Solenoid valve not staying open - gas valve or PCB replacement?

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My boiler - a 15 year old Ideal FF350 - has been starting to play up:

When it starts up the pilot light will ignite with a loud click, then take a long time to start the main burners, before switching off after 90 seconds or so. After another 90 seconds the sequence will start again and again until the timer switches it off (the boiler will go on and off like this for maybe 10+ times in 20 minutes).

Is it likely that the solenoid valve is playing up, or a problem with the circuit board? If the valve, for the Ideal boilers, I'm not sure if it requires the "gas valve" or the "gas valve kit classic" (see number 17 on this plumbase page for the boiler). I've been told that if it turns out not to be the valve the PCB will then need to be fixed instead.

I'm just trying to get an ideal of cost more than anything, especially as this is one of many elusive plumbing problems I seem to have at the moment!

Thanks in advance

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You could do a resistance check on the gv solenoid without risking anything safety wise.
 
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Thanks for your replies.

You could do a resistance check on the gv solenoid without risking anything safety wise.

In that case, the engineer may not be 100% correct in saying that only after fitting a new gas valve (and then not being able to return it) would he be able to deduct whether it was that or the PCB?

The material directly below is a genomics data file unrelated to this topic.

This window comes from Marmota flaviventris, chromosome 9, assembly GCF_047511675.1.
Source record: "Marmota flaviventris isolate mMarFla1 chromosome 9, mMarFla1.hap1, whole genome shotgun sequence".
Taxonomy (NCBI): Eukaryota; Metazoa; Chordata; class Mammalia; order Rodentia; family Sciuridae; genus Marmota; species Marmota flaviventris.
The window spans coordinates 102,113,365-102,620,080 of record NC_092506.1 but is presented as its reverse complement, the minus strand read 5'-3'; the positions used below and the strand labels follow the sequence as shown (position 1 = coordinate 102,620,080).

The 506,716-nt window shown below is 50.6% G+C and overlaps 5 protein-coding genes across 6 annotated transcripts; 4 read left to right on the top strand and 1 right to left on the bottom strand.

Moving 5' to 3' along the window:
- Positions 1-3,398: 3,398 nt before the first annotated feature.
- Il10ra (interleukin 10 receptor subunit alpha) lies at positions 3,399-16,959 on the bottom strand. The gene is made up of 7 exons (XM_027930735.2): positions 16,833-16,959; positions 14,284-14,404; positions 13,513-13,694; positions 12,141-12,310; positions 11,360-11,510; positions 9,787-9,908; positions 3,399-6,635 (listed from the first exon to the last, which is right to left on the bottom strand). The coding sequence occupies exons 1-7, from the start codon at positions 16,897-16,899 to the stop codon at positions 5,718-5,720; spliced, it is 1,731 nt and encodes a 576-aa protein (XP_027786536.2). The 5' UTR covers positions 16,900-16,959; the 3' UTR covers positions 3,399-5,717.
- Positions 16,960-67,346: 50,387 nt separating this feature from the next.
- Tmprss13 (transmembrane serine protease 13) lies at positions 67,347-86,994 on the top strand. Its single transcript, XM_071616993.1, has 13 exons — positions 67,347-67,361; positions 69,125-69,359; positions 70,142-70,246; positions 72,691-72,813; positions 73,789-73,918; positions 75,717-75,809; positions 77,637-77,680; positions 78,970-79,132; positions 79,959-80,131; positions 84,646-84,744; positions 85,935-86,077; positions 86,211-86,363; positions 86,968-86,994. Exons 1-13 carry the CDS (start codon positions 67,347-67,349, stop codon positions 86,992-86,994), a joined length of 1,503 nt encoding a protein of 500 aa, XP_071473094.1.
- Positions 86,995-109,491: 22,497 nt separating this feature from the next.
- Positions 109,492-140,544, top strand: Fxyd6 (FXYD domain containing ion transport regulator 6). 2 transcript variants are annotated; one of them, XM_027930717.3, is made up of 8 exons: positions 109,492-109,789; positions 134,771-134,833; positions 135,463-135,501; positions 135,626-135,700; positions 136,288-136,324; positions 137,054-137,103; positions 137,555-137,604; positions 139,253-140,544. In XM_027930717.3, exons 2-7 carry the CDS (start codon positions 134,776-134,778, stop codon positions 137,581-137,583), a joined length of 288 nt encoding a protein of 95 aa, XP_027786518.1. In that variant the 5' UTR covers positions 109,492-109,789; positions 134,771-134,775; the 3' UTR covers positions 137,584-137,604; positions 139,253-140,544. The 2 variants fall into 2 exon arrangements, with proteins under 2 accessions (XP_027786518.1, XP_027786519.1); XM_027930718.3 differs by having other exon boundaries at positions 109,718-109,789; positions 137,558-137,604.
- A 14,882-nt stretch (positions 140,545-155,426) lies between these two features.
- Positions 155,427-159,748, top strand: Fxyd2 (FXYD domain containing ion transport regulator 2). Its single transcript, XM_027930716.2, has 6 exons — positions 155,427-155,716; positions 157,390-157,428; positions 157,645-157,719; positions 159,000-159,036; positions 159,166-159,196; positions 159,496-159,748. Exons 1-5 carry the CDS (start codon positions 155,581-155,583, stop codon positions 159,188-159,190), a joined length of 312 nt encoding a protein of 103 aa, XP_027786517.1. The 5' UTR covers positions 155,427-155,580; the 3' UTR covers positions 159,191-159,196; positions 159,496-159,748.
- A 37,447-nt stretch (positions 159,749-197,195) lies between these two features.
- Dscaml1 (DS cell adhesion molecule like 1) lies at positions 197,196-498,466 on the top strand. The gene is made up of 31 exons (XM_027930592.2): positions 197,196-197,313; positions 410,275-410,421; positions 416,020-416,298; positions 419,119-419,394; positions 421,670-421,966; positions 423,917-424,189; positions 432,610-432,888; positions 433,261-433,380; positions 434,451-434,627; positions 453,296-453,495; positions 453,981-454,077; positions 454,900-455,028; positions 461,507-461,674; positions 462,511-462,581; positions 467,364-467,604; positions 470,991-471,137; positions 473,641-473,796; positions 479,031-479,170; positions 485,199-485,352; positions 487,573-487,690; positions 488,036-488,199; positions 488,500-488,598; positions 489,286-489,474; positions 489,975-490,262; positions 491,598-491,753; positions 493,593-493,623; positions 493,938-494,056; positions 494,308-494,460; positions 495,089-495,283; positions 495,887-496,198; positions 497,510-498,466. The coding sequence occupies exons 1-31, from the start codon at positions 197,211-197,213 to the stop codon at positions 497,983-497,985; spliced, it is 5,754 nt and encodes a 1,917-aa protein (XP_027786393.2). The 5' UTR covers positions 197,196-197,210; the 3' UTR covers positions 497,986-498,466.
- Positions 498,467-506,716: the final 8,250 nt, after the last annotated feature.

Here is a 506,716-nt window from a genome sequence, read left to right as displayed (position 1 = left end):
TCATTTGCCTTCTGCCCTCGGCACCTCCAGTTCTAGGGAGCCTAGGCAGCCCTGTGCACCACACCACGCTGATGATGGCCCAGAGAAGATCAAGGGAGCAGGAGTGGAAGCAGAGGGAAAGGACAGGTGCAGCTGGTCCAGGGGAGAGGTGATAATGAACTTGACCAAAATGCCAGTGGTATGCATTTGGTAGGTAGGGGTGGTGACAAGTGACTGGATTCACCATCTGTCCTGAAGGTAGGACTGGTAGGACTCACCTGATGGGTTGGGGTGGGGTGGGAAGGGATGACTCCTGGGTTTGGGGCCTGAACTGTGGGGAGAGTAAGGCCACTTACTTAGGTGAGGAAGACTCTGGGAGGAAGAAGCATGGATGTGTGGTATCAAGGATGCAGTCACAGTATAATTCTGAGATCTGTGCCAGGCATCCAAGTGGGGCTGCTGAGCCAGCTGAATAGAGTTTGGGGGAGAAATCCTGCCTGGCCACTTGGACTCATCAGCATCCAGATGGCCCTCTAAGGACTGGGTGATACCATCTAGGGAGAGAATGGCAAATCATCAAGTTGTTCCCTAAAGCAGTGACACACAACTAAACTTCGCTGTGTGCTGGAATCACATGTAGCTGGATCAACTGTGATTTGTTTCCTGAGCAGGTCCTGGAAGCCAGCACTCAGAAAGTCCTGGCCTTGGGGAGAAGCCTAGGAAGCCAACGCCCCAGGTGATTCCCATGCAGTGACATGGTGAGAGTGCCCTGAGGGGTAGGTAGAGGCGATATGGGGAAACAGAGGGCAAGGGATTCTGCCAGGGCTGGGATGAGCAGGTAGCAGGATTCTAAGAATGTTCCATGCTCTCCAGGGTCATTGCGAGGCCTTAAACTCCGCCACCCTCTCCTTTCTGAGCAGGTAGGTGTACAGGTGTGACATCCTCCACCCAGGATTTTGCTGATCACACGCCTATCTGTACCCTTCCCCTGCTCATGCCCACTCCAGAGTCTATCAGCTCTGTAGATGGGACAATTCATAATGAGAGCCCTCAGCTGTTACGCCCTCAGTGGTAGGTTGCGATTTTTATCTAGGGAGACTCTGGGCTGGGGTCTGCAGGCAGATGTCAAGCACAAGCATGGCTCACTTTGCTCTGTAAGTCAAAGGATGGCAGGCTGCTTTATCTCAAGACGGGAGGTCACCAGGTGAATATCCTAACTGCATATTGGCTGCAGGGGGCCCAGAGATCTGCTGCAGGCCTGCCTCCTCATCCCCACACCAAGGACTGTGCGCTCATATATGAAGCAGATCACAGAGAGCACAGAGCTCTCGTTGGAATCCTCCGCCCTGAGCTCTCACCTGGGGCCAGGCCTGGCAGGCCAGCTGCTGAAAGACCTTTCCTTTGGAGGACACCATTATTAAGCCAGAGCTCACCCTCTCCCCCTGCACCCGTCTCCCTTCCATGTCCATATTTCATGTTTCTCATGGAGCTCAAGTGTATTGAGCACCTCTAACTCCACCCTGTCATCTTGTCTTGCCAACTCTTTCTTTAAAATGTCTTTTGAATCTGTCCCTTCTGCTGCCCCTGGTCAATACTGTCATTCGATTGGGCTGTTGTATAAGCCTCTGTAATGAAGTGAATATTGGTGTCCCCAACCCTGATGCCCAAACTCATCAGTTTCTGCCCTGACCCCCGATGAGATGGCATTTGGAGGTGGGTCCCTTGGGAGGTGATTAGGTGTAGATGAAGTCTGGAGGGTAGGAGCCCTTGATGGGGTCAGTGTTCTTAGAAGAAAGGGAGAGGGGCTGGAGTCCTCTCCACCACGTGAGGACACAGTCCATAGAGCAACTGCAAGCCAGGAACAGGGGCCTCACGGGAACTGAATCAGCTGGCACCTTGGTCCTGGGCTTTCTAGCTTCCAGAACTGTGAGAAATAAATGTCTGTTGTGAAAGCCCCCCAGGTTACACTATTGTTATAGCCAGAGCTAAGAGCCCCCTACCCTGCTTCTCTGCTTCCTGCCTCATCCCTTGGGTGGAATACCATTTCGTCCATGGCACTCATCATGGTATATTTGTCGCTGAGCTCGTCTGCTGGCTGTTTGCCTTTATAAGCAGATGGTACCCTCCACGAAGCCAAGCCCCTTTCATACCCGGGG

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to be honest a simple volt pen would go a long way to showing if the power was cutting out from the board but if you were to test live and neutral at the board when it drops out fluctuation would indicate a pcb fault and a steady voltage would probably indicate the gas valve....then you could measure resistance of the solenoids. All diagnosis is pretty simple when you can recreate the fault.
 
D

durhamplumber

to be honest a simple volt pen would go a long way to showing if the power was cutting out from the board but if you were to test live and neutral at the board when it drops out fluctuation would indicate a pcb fault and a steady voltage would probably indicate the gas valve....then you could measure resistance of the solenoids. All diagnosis is pretty simple when you can recreate the fault.
Why would you want to recreate the Fault and not find it?....any Fault finding is easy when you find the Fault!
Any job is easy when you know how,not that easy when you have no idea of volts,amp,dc,farads,millibars,or what component does what,when.
 
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